Monday, November 27, 2006

Training Exercises Fall Short?

Government Executive published a long article that examines the means by which governments at all levels train themselves for disasters. The article finds the training lacking:

"Exercises are not all created equal," says Michael Wermuth, director of homeland security programs at the nonprofit RAND Corp. "There are a lot of different kinds of exercises, a lot of different methodologies used to conduct exercises. There are exercises that sometimes seem to be destined to ensure success or at least a successful outcome in the exercise."

All but the first TOPOFF have occurred with advance warning. Emergency responders learn more valuable information for free from real-life false alarms - for example, a nerve gas scare in the Senate in February 2006 or a student pilot flying within three miles of the White House in May 2005 - critics say.

Problems also can be excluded or hidden if participants are less than honest. ... That was a problem during [the] Hurricane Pam [simulation, prior to Hurricane Katrina]. FEMA turned out to be unable to deliver on many of the promises it made during the simulation. "It happened a lot - the conversation would stop over something like generators or ice, and a FEMA guy would say, 'Look, don't worry about that, we've got contracts in place, you'll get your million gallons of water a day or whatever,' " recounted one Pam participant in Disaster: Hurricane Katrina and the Failure of Homeland Security by Christopher Cooper and Robert Block (Times Books, 2006).

"All these exercises don't mean anything unless there is some type of after-action report, [but] some people in some agencies see the exercise as the end in itself rather than a means to an end," says Carl Osaki, a clinical associate professor of environmental and occupational health at the University of Washington, who has designed several simulations. "A lot of times the findings of the after-action reports require additional training or policy. Sometimes [producing the reports is] time-consuming, or they're costly. So once they hit some of those barriers, the after-action report is sometimes seen as an academic exercise." That appears to have been a large problem with Hurricane Pam. Though many envisioned the tabletop simulation as the beginning of a conversation, according to Cooper and Block, FEMA canceled much of the follow-up work - including answering questions about moving emergency evacuees from short-term housing at the Superdome - for lack of funds.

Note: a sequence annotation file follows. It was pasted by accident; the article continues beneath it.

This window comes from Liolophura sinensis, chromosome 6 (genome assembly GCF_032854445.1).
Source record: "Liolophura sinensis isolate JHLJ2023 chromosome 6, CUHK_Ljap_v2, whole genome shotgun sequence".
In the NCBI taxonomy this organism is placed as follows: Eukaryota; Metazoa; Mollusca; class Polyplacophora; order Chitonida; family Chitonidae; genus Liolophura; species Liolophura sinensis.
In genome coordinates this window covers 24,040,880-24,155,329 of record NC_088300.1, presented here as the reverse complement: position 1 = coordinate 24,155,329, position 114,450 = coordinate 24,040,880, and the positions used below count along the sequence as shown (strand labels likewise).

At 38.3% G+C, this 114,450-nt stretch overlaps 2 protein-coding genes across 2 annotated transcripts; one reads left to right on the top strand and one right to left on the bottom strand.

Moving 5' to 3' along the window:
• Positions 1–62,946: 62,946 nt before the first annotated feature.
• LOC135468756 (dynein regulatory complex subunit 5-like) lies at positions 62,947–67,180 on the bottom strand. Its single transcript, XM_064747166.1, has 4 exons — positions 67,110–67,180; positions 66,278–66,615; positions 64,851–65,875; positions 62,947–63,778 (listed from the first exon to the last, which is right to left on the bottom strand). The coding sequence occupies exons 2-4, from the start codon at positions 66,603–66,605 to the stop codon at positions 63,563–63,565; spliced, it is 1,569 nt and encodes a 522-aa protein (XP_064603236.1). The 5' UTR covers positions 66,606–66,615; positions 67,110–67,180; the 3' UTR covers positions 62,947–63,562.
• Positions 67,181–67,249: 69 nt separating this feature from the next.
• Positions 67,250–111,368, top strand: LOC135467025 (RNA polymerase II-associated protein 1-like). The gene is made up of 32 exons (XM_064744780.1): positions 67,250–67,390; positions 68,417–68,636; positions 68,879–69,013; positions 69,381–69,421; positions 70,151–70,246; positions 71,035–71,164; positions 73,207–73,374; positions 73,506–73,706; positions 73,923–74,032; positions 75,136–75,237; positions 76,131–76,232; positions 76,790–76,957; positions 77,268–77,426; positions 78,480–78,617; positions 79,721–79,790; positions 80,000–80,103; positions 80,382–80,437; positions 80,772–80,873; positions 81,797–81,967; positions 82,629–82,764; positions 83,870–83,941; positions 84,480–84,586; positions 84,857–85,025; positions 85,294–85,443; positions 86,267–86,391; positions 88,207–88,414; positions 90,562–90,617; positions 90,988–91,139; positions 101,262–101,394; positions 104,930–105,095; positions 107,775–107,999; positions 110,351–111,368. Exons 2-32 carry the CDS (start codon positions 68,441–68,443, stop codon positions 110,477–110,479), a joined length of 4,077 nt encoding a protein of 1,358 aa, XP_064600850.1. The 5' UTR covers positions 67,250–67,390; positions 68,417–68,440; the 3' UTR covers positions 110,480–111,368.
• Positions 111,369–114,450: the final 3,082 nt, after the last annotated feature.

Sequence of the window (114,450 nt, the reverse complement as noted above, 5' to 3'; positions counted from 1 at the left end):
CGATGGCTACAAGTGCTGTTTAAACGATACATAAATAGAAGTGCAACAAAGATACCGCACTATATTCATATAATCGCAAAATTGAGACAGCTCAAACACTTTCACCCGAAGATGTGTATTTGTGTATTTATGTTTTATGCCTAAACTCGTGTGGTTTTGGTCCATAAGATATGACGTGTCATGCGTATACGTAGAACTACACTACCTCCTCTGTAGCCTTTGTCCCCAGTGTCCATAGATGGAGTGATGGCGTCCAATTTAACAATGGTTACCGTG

Despite the notorious response failures during Hurricane Katrina, Hurricane Pam had some success. According to Cooper and Block, contraflow schemes - reversing one side of a divided highway so all lanes lead out of the city - historically had worked poorly in Louisiana, but evacuations improved markedly after Pam.

And others say that in addition to raising general awareness of potential threats, these exercises are successful because enduring a simulated crisis is a more effective way of learning than reading a lengthy evaluation or report. The most important benefit, they say, is the opportunity for first responders and public health workers to meet and get to know those with whom they would be working during a crisis. "Ninety percent of what you learn in an exercise you learn before the day of the exercise," says Fosher. "Sitting down with sister agencies and going through each other's plans, expectations and assumptions: 'I thought you were bringing the N95 [gas] masks.' 'No, it says you bring the N95 masks.' "
Two thoughts on this: First, the lack of follow-up after a simulation is an all-too-real occurrence, in all fields of endeavor. This is what happens when you use a training exercise as an opportunity to check off an item on a "to-do" list rather than as an opportunity to really improve what you're doing. Second, it makes sense to me that a significant benefit of these exercises is the simple opportunity for responders to get to know one another and work with one another. Creating collaborative relationships is not something you can do easily. An expensive and time-consuming training exercise may sometimes be necessary.

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